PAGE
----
©2005 Jane Goodall and Gary McAvoy. All Rights Reserved.; (P)2005 Time Warner AudioBooks. A division of Time Warner Book Group.
"Jargon-free and anecdote-rich....A useful primer for grassroots activists." (Publishers Weekly)
the book is wandering and largely emotionally driven rather than scientifically, fact based it's only brought down further by the ridiculous narration. it would seem the narrator finds each and every word of each and every sentence to be a profound revelation which all of humanity should bow down and thank her for(not to mention the uncanny similarity her voice shares with the captain of star trek's voyager series.) I couldn't agree more with another reviewer's opinion posted here that it all sounds as though the listener is assumed to be a 3rd grader.
Goodall may be a biologist by training, but her approach to this topic, as others have mentioned, is emotional, sentimental, and fear-mongering, rather than scientific. She states so many things in this book as facts without citing where she got the information from, and in fact some of these items are scientifically incorrect. They seem, rather, culled from vegetarian/animal rights activist propaganda without any further critical examination on Goodall's part. At least from what she states in the book, it sounds like she picks up much of her information from reading X book or Y article and then just accepts it as fact, despite the fact that there are different views on many of these issues.
Unfortunately the poor narration does even more to harm how this book comes across. The lilting, superior way it comes across (unlike Goodall's much less grating voice at the beginning and end of the book), makes me want to cringe every other sentence, especially with the phony laughs and the times when the voice conveys a smug, self-satisfied smile about one thing or another.
That being said, I think there are important truths in this book that many of us can agree on, and it has given me some additional motivation to get back to trying to eat more local and organic. I just wish the presentation of this book were better and the science behind it were better, because I think it will completely turn off a lot of people who are new to such material. Likewise it's also destined to put sometimes incorrect ideas in some heads who will use this book as a reference of *facts* and not realize that there is much of it that is actually just opinion that isn't backed up with solid facts. Unfortunately these people will continue to spread myths that, when debunked, will do more disservice to the overall cause because it then makes the idea of organics and local food seem to be based on fallacies.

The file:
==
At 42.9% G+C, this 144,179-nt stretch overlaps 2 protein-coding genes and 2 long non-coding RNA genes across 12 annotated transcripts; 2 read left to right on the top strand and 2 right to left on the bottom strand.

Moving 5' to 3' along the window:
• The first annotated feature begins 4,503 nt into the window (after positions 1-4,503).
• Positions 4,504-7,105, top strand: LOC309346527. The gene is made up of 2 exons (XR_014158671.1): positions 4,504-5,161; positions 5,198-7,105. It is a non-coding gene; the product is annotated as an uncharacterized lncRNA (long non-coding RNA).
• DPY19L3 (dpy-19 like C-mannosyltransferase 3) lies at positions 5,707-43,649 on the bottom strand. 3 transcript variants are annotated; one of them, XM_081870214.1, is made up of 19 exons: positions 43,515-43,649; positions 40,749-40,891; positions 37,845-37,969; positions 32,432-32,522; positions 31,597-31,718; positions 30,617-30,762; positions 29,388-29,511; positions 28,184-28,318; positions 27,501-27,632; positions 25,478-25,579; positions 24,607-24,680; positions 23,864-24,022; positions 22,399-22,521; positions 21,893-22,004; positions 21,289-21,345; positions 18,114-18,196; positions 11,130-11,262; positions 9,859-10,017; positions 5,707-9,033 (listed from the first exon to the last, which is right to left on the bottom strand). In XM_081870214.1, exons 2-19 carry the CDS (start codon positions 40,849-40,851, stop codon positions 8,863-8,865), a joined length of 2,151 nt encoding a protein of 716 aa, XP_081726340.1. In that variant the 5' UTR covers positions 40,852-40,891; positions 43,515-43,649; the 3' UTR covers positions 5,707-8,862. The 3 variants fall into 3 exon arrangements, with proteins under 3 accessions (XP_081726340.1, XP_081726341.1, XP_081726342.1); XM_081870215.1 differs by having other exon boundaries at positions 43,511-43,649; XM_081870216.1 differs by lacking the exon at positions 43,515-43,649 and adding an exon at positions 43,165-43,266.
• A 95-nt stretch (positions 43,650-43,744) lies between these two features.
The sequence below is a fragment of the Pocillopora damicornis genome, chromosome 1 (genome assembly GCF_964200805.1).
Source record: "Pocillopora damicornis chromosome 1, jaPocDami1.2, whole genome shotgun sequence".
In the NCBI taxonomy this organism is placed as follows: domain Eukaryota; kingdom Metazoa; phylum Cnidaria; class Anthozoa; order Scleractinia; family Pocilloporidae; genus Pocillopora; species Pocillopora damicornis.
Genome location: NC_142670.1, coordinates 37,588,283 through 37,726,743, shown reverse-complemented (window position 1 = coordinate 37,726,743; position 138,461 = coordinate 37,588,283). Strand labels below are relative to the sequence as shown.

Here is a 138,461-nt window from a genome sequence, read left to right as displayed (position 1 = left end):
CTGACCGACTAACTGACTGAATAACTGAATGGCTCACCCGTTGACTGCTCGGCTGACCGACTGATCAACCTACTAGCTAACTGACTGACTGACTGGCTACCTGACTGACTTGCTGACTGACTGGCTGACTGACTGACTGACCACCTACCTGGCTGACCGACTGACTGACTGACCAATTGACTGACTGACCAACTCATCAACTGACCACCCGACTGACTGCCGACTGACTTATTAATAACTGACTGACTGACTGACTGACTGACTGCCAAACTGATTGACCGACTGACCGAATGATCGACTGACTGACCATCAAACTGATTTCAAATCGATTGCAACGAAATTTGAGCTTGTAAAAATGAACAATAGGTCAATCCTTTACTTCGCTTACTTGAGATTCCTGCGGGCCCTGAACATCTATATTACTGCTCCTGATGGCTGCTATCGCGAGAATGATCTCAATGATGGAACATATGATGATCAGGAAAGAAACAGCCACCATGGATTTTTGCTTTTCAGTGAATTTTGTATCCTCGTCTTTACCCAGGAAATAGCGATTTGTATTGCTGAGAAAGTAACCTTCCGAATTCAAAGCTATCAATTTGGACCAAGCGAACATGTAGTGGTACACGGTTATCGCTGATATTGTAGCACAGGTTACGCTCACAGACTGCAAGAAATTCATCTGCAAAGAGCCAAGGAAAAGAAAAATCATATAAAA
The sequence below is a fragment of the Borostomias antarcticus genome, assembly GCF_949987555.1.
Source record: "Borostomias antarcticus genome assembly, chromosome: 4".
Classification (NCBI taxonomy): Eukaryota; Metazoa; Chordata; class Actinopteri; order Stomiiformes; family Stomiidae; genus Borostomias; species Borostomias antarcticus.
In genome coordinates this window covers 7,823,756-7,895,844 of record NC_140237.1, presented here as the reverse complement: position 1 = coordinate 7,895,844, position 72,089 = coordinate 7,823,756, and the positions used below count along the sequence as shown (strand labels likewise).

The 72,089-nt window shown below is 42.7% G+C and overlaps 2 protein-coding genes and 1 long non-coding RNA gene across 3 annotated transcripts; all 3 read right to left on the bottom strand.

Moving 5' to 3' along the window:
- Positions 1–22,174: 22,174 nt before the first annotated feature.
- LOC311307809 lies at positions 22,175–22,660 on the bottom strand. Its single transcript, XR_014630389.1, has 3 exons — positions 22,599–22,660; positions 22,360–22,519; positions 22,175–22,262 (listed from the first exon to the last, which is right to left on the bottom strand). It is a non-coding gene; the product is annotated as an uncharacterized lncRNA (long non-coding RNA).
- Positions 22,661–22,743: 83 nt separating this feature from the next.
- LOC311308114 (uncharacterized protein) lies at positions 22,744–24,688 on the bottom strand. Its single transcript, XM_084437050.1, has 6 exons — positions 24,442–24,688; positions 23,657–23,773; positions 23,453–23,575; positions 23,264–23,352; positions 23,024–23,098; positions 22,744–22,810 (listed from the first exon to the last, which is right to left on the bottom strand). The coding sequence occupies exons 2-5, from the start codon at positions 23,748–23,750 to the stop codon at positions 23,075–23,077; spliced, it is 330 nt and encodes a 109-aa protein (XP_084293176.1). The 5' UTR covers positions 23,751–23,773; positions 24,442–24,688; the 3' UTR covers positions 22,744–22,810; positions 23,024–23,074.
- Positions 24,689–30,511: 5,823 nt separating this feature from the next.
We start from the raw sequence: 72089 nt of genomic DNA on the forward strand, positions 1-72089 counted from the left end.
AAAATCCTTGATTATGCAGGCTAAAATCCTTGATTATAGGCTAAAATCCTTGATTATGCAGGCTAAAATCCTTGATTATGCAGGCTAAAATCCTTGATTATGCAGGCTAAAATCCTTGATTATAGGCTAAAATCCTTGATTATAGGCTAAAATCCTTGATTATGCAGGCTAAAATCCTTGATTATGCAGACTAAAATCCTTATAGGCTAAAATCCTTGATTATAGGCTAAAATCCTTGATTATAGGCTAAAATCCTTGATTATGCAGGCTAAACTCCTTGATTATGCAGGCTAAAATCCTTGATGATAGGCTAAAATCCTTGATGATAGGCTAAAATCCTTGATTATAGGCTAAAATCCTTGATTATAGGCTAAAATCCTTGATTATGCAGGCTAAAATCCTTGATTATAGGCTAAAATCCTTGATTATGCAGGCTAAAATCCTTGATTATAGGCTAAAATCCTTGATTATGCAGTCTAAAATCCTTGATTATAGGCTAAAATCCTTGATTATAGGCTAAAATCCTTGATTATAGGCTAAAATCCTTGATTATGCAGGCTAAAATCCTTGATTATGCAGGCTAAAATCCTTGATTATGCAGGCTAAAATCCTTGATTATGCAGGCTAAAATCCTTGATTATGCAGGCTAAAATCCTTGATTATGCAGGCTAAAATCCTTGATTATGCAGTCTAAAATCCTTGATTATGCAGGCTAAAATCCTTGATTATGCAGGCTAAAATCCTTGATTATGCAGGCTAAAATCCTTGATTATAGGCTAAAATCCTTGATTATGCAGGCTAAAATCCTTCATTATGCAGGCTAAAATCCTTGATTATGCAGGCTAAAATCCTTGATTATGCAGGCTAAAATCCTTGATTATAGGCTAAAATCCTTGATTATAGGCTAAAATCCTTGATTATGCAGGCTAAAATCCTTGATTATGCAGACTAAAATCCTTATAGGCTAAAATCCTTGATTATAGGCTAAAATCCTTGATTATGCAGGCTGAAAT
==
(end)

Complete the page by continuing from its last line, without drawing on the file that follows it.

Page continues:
So, if this area is something new to you, I would highly recommend a different book, one that is more balanced but often reaches similar conclusions, but in a much better researched way - a book I read 10+ years ago which got me to start thinking seriously about where I got my food - Michael Pollan's Excellent "The Omnivore's Dilemma."
This book uncovers nothing that anyone even remotely interested in the wholesomeness and safety of their food doesn't already know, and is written and narrated in a style that seems directed to the intellect of a third grader. I was thinking that as a biologist, Ms. Goodall would able to provide some balance between the health food store fear mongering and the glib assurances of the agribusiness PR flacks, but she chooses to talk down to her audience, and I believe even quotes some wacko publication like "Well-Being Journal" (I'd actually have to listen to the hour or so that I managed to tolerate to accurately cite what publication of dubious credibility it was) as a source. The narrator does the text justice. Perhaps this is why she hasn't been heard from since "The Birds".
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